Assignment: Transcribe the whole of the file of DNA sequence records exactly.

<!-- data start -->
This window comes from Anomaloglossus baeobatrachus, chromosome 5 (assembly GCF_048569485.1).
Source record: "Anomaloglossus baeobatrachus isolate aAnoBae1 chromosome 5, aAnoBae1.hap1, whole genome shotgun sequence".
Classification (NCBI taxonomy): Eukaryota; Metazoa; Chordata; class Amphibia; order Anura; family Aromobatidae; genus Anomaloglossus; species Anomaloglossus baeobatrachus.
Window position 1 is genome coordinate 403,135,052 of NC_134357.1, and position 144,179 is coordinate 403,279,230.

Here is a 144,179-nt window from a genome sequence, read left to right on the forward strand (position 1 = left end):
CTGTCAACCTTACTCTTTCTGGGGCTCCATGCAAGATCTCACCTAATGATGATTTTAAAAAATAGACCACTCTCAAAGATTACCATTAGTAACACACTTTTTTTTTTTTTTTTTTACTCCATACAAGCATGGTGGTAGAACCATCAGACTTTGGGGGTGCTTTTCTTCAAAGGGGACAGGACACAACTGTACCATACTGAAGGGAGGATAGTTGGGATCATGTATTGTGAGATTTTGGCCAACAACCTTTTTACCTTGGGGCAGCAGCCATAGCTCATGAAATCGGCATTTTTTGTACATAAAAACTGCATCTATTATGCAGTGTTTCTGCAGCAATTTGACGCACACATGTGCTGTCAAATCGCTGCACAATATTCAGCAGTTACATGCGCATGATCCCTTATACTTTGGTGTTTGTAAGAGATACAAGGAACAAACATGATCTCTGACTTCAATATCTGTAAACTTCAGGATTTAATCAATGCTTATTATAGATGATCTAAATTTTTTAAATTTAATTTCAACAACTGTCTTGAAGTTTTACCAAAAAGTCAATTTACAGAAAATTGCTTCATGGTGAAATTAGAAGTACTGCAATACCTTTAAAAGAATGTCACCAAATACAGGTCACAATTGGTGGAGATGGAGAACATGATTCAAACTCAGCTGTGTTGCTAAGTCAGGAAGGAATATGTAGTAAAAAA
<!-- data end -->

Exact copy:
This window comes from Anomaloglossus baeobatrachus, chromosome 5 (assembly GCF_048569485.1).
Source record: "Anomaloglossus baeobatrachus isolate aAnoBae1 chromosome 5, aAnoBae1.hap1, whole genome shotgun sequence".
Classification (NCBI taxonomy): Eukaryota; Metazoa; Chordata; class Amphibia; order Anura; family Aromobatidae; genus Anomaloglossus; species Anomaloglossus baeobatrachus.
Window position 1 is genome coordinate 403,135,052 of NC_134357.1, and position 144,179 is coordinate 403,279,230.

Here is a 144,179-nt window from a genome sequence, read left to right on the forward strand (position 1 = left end):
CTGTCAACCTTACTCTTTCTGGGGCTCCATGCAAGATCTCACCTAATGATGATTTTAAAAAATAGACCACTCTCAAAGATTACCATTAGTAACACACTTTTTTTTTTTTTTTTTTACTCCATACAAGCATGGTGGTAGAACCATCAGACTTTGGGGGTGCTTTTCTTCAAAGGGGACAGGACACAACTGTACCATACTGAAGGGAGGATAGTTGGGATCATGTATTGTGAGATTTTGGCCAACAACCTTTTTACCTTGGGGCAGCAGCCATAGCTCATGAAATCGGCATTTTTTGTACATAAAAACTGCATCTATTATGCAGTGTTTCTGCAGCAATTTGACGCACACATGTGCTGTCAAATCGCTGCACAATATTCAGCAGTTACATGCGCATGATCCCTTATACTTTGGTGTTTGTAAGAGATACAAGGAACAAACATGATCTCTGACTTCAATATCTGTAAACTTCAGGATTTAATCAATGCTTATTATAGATGATCTAAATTTTTTAAATTTAATTTCAACAACTGTCTTGAAGTTTTACCAAAAAGTCAATTTACAGAAAATTGCTTCATGGTGAAATTAGAAGTACTGCAATACCTTTAAAAGAATGTCACCAAATACAGGTCACAATTGGTGGAGATGGAGAACATGATTCAAACTCAGCTGTGTTGCTAAGTCAGGAAGGAATATGTAGTAAAAAA